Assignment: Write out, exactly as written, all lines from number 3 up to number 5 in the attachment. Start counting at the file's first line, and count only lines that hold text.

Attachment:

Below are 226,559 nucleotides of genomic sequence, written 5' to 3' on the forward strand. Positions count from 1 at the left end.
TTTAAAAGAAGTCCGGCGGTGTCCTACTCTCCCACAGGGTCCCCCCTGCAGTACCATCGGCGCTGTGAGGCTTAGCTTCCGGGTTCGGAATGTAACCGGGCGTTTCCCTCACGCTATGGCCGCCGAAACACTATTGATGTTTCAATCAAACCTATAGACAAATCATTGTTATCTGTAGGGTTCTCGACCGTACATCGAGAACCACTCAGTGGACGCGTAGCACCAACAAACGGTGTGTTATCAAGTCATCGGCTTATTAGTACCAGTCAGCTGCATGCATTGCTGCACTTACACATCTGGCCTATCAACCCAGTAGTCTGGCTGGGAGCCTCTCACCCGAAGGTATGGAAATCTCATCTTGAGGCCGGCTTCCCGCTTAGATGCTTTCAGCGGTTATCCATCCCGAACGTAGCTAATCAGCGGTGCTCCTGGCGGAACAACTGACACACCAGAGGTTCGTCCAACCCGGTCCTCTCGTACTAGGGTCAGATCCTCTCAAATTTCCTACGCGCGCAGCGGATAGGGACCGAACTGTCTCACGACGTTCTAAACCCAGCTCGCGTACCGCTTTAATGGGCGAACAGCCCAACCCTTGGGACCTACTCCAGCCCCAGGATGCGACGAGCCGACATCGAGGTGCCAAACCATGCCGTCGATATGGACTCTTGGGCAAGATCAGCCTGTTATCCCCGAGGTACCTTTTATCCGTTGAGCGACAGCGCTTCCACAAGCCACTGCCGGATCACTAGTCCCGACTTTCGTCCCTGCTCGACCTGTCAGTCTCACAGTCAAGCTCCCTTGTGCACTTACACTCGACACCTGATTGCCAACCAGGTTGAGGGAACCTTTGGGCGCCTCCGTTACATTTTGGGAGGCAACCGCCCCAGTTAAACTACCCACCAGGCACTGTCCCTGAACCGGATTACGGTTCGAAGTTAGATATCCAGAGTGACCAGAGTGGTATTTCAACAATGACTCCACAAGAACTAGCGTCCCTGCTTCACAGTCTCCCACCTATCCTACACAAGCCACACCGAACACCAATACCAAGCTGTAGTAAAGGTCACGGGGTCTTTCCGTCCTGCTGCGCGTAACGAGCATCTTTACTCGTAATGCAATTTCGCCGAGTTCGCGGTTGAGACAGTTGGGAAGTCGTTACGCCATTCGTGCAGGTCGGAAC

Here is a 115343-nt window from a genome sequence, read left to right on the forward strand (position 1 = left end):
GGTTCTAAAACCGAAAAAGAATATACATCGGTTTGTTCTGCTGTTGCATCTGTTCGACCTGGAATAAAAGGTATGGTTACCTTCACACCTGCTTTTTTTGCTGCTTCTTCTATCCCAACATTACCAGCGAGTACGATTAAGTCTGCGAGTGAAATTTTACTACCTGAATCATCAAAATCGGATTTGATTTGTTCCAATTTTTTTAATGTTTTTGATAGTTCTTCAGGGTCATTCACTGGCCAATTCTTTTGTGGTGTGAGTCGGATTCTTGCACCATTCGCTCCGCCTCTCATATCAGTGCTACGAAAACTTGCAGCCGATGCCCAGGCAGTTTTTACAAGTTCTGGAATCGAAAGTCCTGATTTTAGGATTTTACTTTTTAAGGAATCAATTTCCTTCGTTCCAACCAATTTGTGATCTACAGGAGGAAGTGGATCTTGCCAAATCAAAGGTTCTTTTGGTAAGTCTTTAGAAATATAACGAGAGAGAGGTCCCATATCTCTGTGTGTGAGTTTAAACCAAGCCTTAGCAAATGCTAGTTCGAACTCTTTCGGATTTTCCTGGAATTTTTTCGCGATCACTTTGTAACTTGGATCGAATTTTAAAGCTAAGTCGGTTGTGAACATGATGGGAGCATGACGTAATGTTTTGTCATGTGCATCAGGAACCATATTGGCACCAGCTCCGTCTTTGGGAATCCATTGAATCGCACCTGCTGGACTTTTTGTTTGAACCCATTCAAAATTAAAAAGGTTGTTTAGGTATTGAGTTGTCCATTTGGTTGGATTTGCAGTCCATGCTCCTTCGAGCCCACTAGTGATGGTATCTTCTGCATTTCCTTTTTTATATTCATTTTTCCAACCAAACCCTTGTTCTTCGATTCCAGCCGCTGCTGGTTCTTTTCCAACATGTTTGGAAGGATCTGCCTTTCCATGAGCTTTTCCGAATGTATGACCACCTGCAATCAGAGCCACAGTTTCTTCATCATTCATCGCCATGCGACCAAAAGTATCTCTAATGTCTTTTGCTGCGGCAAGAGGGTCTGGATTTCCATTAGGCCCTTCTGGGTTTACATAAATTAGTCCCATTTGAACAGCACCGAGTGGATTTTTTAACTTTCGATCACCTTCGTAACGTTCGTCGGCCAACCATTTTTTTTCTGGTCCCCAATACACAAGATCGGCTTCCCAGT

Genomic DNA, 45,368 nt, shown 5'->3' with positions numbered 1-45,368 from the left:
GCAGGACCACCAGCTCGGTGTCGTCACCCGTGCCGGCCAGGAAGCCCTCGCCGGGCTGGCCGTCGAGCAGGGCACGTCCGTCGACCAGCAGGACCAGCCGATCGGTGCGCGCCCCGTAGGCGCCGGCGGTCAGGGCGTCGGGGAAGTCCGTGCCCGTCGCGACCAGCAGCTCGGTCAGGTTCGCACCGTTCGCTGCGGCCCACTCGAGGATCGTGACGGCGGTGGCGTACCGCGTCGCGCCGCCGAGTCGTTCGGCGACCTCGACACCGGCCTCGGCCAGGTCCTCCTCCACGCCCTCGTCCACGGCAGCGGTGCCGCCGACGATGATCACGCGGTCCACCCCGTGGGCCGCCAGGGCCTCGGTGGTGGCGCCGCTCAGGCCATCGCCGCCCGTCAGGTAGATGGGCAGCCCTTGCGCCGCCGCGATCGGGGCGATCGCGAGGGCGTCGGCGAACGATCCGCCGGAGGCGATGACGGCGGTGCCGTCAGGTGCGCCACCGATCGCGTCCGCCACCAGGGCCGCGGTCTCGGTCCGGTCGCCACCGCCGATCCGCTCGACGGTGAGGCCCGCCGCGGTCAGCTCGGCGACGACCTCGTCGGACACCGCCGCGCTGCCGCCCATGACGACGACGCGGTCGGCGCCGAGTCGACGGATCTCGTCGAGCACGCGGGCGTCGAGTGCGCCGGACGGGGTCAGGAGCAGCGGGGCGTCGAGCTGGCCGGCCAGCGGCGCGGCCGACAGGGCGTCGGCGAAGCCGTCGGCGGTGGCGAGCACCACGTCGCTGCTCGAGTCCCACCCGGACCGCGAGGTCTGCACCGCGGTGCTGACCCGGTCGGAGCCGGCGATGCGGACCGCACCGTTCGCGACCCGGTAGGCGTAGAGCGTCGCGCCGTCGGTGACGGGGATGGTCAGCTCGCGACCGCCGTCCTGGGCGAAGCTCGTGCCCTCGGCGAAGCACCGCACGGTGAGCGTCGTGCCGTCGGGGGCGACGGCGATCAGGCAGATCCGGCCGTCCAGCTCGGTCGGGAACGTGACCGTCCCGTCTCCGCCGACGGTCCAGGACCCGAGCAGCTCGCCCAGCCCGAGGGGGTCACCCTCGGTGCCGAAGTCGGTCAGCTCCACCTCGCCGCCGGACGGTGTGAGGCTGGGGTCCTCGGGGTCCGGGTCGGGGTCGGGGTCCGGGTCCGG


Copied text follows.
Here is a 115343-nt window from a genome sequence, read left to right on the forward strand (position 1 = left end):
GGTTCTAAAACCGAAAAAGAATATACATCGGTTTGTTCTGCTGTTGCATCTGTTCGACCTGGAATAAAAGGTATGGTTACCTTCACACCTGCTTTTTTTGCTGCTTCTTCTATCCCAACATTACCAGCGAGTACGATTAAGTCTGCGAGTGAAATTTTACTACCTGAATCATCAAAATCGGATTTGATTTGTTCCAATTTTTTTAATGTTTTTGATAGTTCTTCAGGGTCATTCACTGGCCAATTCTTTTGTGGTGTGAGTCGGATTCTTGCACCATTCGCTCCGCCTCTCATATCAGTGCTACGAAAACTTGCAGCCGATGCCCAGGCAGTTTTTACAAGTTCTGGAATCGAAAGTCCTGATTTTAGGATTTTACTTTTTAAGGAATCAATTTCCTTCGTTCCAACCAATTTGTGATCTACAGGAGGAAGTGGATCTTGCCAAATCAAAGGTTCTTTTGGTAAGTCTTTAGAAATATAACGAGAGAGAGGTCCCATATCTCTGTGTGTGAGTTTAAACCAAGCCTTAGCAAATGCTAGTTCGAACTCTTTCGGATTTTCCTGGAATTTTTTCGCGATCACTTTGTAACTTGGATCGAATTTTAAAGCTAAGTCGGTTGTGAACATGATGGGAGCATGACGTAATGTTTTGTCATGTGCATCAGGAACCATATTGGCACCAGCTCCGTCTTTGGGAATCCATTGAATCGCACCTGCTGGACTTTTTGTTTGAACCCATTCAAAATTAAAAAGGTTGTTTAGGTATTGAGTTGTCCATTTGGTTGGATTTGCAGTCCATGCTCCTTCGAGCCCACTAGTGATGGTATCTTCTGCATTTCCTTTTTTATATTCATTTTTCCAACCAAACCCTTGTTCTTCGATTCCAGCCGCTGCTGGTTCTTTTCCAACATGTTTGGAAGGATCTGCCTTTCCATGAGCTTTTCCGAATGTATGACCACCTGCAATCAGAGCCACAGTTTCTTCATCATTCATCGCCATGCGACCAAAAGTATCTCTAATGTCTTTTGCTGCGGCAAGAGGGTCTGGATTTCCATTAGGCCCTTCTGGGTTTACATAAATTAGTCCCATTTGAACAGCACCGAGTGGATTTTTTAACTTTCGATCACCTTCGTAACGTTCGTCGGCCAACCATTTTTTTTCTGGTCCCCAATACACAAGATCGGCTTCCCAGT

Genomic DNA, 45,368 nt, shown 5'->3' with positions numbered 1-45,368 from the left: